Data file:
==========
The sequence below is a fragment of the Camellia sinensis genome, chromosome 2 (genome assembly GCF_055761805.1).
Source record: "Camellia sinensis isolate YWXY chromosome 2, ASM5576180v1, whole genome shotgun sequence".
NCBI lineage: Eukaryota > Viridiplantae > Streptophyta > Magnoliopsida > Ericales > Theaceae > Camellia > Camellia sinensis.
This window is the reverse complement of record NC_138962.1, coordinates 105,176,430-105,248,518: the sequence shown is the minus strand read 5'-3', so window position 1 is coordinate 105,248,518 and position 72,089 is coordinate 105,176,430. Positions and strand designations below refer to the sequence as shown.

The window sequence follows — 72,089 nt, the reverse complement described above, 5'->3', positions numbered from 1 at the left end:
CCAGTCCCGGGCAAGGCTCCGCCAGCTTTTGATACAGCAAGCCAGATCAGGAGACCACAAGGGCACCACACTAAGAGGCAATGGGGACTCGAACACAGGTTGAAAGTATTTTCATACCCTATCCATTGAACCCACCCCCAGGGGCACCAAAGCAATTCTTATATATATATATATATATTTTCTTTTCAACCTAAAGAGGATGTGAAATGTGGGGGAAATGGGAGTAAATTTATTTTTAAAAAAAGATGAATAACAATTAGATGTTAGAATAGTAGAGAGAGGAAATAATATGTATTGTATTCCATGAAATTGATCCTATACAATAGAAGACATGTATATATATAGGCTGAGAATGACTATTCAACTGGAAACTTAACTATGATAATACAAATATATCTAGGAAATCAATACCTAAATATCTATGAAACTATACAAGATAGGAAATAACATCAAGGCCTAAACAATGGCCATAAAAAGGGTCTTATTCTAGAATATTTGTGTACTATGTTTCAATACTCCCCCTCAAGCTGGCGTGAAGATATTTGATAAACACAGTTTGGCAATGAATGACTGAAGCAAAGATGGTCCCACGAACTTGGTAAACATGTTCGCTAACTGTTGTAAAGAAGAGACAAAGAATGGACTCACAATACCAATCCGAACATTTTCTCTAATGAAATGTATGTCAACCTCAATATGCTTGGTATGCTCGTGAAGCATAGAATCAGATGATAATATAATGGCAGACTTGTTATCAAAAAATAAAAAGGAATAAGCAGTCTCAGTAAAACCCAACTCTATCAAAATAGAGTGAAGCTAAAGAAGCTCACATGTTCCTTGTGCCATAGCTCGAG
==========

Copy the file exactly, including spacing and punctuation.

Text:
The sequence below is a fragment of the Camellia sinensis genome, chromosome 2 (genome assembly GCF_055761805.1).
Source record: "Camellia sinensis isolate YWXY chromosome 2, ASM5576180v1, whole genome shotgun sequence".
NCBI lineage: Eukaryota > Viridiplantae > Streptophyta > Magnoliopsida > Ericales > Theaceae > Camellia > Camellia sinensis.
This window is the reverse complement of record NC_138962.1, coordinates 105,176,430-105,248,518: the sequence shown is the minus strand read 5'-3', so window position 1 is coordinate 105,248,518 and position 72,089 is coordinate 105,176,430. Positions and strand designations below refer to the sequence as shown.

The window sequence follows — 72,089 nt, the reverse complement described above, 5'->3', positions numbered from 1 at the left end:
CCAGTCCCGGGCAAGGCTCCGCCAGCTTTTGATACAGCAAGCCAGATCAGGAGACCACAAGGGCACCACACTAAGAGGCAATGGGGACTCGAACACAGGTTGAAAGTATTTTCATACCCTATCCATTGAACCCACCCCCAGGGGCACCAAAGCAATTCTTATATATATATATATATATTTTCTTTTCAACCTAAAGAGGATGTGAAATGTGGGGGAAATGGGAGTAAATTTATTTTTAAAAAAAGATGAATAACAATTAGATGTTAGAATAGTAGAGAGAGGAAATAATATGTATTGTATTCCATGAAATTGATCCTATACAATAGAAGACATGTATATATATAGGCTGAGAATGACTATTCAACTGGAAACTTAACTATGATAATACAAATATATCTAGGAAATCAATACCTAAATATCTATGAAACTATACAAGATAGGAAATAACATCAAGGCCTAAACAATGGCCATAAAAAGGGTCTTATTCTAGAATATTTGTGTACTATGTTTCAATACTCCCCCTCAAGCTGGCGTGAAGATATTTGATAAACACAGTTTGGCAATGAATGACTGAAGCAAAGATGGTCCCACGAACTTGGTAAACATGTTCGCTAACTGTTGTAAAGAAGAGACAAAGAATGGACTCACAATACCAATCCGAACATTTTCTCTAATGAAATGTATGTCAACCTCAATATGCTTGGTATGCTCGTGAAGCATAGAATCAGATGATAATATAATGGCAGACTTGTTATCAAAAAATAAAAAGGAATAAGCAGTCTCAGTAAAACCCAACTCTATCAAAATAGAGTGAAGCTAAAGAAGCTCACATGTTCCTTGTGCCATAGCTCGAG